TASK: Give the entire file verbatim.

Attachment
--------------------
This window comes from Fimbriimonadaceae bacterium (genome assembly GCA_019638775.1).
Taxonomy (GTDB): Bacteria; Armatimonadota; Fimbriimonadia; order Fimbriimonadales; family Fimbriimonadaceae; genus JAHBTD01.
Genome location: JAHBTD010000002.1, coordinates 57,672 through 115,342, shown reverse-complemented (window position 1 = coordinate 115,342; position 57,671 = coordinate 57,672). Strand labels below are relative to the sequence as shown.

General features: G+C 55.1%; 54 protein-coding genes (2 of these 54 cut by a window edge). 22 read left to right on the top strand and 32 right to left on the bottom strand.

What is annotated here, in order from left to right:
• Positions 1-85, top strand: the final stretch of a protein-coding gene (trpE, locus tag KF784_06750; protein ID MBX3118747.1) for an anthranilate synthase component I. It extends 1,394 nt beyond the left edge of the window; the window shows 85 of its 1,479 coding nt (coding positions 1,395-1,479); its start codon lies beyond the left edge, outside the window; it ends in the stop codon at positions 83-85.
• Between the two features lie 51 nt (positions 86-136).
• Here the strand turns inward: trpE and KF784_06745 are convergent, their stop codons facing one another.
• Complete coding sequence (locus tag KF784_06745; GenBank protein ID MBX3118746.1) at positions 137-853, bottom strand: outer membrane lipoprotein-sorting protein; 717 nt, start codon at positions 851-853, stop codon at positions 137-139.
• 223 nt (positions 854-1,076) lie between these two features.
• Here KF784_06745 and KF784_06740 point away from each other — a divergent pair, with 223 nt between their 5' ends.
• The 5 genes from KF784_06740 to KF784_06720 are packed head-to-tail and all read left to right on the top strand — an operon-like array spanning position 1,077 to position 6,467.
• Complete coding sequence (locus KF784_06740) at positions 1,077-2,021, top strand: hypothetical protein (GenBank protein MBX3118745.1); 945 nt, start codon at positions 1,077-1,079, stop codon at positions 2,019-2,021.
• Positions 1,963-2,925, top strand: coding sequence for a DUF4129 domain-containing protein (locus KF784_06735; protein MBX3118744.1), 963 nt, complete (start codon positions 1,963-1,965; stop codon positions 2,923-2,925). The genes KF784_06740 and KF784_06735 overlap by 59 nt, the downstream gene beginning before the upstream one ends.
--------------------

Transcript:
This window comes from Fimbriimonadaceae bacterium (genome assembly GCA_019638775.1).
Taxonomy (GTDB): Bacteria; Armatimonadota; Fimbriimonadia; order Fimbriimonadales; family Fimbriimonadaceae; genus JAHBTD01.
Genome location: JAHBTD010000002.1, coordinates 57,672 through 115,342, shown reverse-complemented (window position 1 = coordinate 115,342; position 57,671 = coordinate 57,672). Strand labels below are relative to the sequence as shown.

General features: G+C 55.1%; 54 protein-coding genes (2 of these 54 cut by a window edge). 22 read left to right on the top strand and 32 right to left on the bottom strand.

What is annotated here, in order from left to right:
• Positions 1-85, top strand: the final stretch of a protein-coding gene (trpE, locus tag KF784_06750; protein ID MBX3118747.1) for an anthranilate synthase component I. It extends 1,394 nt beyond the left edge of the window; the window shows 85 of its 1,479 coding nt (coding positions 1,395-1,479); its start codon lies beyond the left edge, outside the window; it ends in the stop codon at positions 83-85.
• Between the two features lie 51 nt (positions 86-136).
• Here the strand turns inward: trpE and KF784_06745 are convergent, their stop codons facing one another.
• Complete coding sequence (locus tag KF784_06745; GenBank protein ID MBX3118746.1) at positions 137-853, bottom strand: outer membrane lipoprotein-sorting protein; 717 nt, start codon at positions 851-853, stop codon at positions 137-139.
• 223 nt (positions 854-1,076) lie between these two features.
• Here KF784_06745 and KF784_06740 point away from each other — a divergent pair, with 223 nt between their 5' ends.
• The 5 genes from KF784_06740 to KF784_06720 are packed head-to-tail and all read left to right on the top strand — an operon-like array spanning position 1,077 to position 6,467.
• Complete coding sequence (locus KF784_06740) at positions 1,077-2,021, top strand: hypothetical protein (GenBank protein MBX3118745.1); 945 nt, start codon at positions 1,077-1,079, stop codon at positions 2,019-2,021.
• Positions 1,963-2,925, top strand: coding sequence for a DUF4129 domain-containing protein (locus KF784_06735; protein MBX3118744.1), 963 nt, complete (start codon positions 1,963-1,965; stop codon positions 2,923-2,925). The genes KF784_06740 and KF784_06735 overlap by 59 nt, the downstream gene beginning before the upstream one ends.